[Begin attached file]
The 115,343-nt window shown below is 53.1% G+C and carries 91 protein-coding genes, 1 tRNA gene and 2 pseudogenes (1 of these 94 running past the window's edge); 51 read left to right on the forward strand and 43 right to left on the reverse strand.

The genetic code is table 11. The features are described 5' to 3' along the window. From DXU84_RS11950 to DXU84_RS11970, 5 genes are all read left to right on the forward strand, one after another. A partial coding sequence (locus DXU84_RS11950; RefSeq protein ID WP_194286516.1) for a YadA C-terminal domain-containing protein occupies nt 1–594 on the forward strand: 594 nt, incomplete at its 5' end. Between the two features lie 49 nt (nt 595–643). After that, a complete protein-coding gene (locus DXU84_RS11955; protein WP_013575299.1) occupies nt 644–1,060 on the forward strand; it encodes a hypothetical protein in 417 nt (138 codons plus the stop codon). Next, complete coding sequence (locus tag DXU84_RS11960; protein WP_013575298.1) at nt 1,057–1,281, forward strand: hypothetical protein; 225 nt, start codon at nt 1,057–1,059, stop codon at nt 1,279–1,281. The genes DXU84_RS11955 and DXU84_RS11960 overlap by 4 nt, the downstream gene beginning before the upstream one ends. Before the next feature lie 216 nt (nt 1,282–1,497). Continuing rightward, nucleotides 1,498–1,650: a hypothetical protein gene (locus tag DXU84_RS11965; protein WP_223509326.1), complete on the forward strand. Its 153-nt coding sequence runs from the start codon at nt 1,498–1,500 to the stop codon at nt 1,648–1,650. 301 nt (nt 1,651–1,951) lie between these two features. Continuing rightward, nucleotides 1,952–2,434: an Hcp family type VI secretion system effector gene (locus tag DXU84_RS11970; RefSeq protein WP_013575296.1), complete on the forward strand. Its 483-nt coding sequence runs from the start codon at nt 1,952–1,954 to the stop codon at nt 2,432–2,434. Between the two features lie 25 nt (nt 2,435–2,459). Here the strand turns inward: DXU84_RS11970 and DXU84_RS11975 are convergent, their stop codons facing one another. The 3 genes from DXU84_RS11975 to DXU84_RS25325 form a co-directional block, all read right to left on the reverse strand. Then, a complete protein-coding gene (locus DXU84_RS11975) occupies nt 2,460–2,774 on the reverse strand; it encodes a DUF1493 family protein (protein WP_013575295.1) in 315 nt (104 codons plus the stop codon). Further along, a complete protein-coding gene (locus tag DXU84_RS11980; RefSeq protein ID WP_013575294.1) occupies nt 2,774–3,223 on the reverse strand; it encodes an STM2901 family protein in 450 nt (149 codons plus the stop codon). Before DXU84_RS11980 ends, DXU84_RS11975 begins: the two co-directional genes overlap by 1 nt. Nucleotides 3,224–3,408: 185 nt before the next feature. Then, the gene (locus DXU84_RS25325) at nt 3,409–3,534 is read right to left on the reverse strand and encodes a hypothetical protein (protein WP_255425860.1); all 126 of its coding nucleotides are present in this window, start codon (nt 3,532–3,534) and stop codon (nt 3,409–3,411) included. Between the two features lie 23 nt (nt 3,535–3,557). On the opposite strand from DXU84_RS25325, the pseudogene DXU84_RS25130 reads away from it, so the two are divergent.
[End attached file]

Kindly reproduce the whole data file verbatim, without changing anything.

The 115,343-nt window shown below is 53.1% G+C and carries 91 protein-coding genes, 1 tRNA gene and 2 pseudogenes (1 of these 94 running past the window's edge); 51 read left to right on the forward strand and 43 right to left on the reverse strand.

The genetic code is table 11. The features are described 5' to 3' along the window. From DXU84_RS11950 to DXU84_RS11970, 5 genes are all read left to right on the forward strand, one after another. A partial coding sequence (locus DXU84_RS11950; RefSeq protein ID WP_194286516.1) for a YadA C-terminal domain-containing protein occupies nt 1–594 on the forward strand: 594 nt, incomplete at its 5' end. Between the two features lie 49 nt (nt 595–643). After that, a complete protein-coding gene (locus DXU84_RS11955; protein WP_013575299.1) occupies nt 644–1,060 on the forward strand; it encodes a hypothetical protein in 417 nt (138 codons plus the stop codon). Next, complete coding sequence (locus tag DXU84_RS11960; protein WP_013575298.1) at nt 1,057–1,281, forward strand: hypothetical protein; 225 nt, start codon at nt 1,057–1,059, stop codon at nt 1,279–1,281. The genes DXU84_RS11955 and DXU84_RS11960 overlap by 4 nt, the downstream gene beginning before the upstream one ends. Before the next feature lie 216 nt (nt 1,282–1,497). Continuing rightward, nucleotides 1,498–1,650: a hypothetical protein gene (locus tag DXU84_RS11965; protein WP_223509326.1), complete on the forward strand. Its 153-nt coding sequence runs from the start codon at nt 1,498–1,500 to the stop codon at nt 1,648–1,650. 301 nt (nt 1,651–1,951) lie between these two features. Continuing rightward, nucleotides 1,952–2,434: an Hcp family type VI secretion system effector gene (locus tag DXU84_RS11970; RefSeq protein WP_013575296.1), complete on the forward strand. Its 483-nt coding sequence runs from the start codon at nt 1,952–1,954 to the stop codon at nt 2,432–2,434. Between the two features lie 25 nt (nt 2,435–2,459). Here the strand turns inward: DXU84_RS11970 and DXU84_RS11975 are convergent, their stop codons facing one another. The 3 genes from DXU84_RS11975 to DXU84_RS25325 form a co-directional block, all read right to left on the reverse strand. Then, a complete protein-coding gene (locus DXU84_RS11975) occupies nt 2,460–2,774 on the reverse strand; it encodes a DUF1493 family protein (protein WP_013575295.1) in 315 nt (104 codons plus the stop codon). Further along, a complete protein-coding gene (locus tag DXU84_RS11980; RefSeq protein ID WP_013575294.1) occupies nt 2,774–3,223 on the reverse strand; it encodes an STM2901 family protein in 450 nt (149 codons plus the stop codon). Before DXU84_RS11980 ends, DXU84_RS11975 begins: the two co-directional genes overlap by 1 nt. Nucleotides 3,224–3,408: 185 nt before the next feature. Then, the gene (locus DXU84_RS25325) at nt 3,409–3,534 is read right to left on the reverse strand and encodes a hypothetical protein (protein WP_255425860.1); all 126 of its coding nucleotides are present in this window, start codon (nt 3,532–3,534) and stop codon (nt 3,409–3,411) included. Between the two features lie 23 nt (nt 3,535–3,557). On the opposite strand from DXU84_RS25325, the pseudogene DXU84_RS25130 reads away from it, so the two are divergent.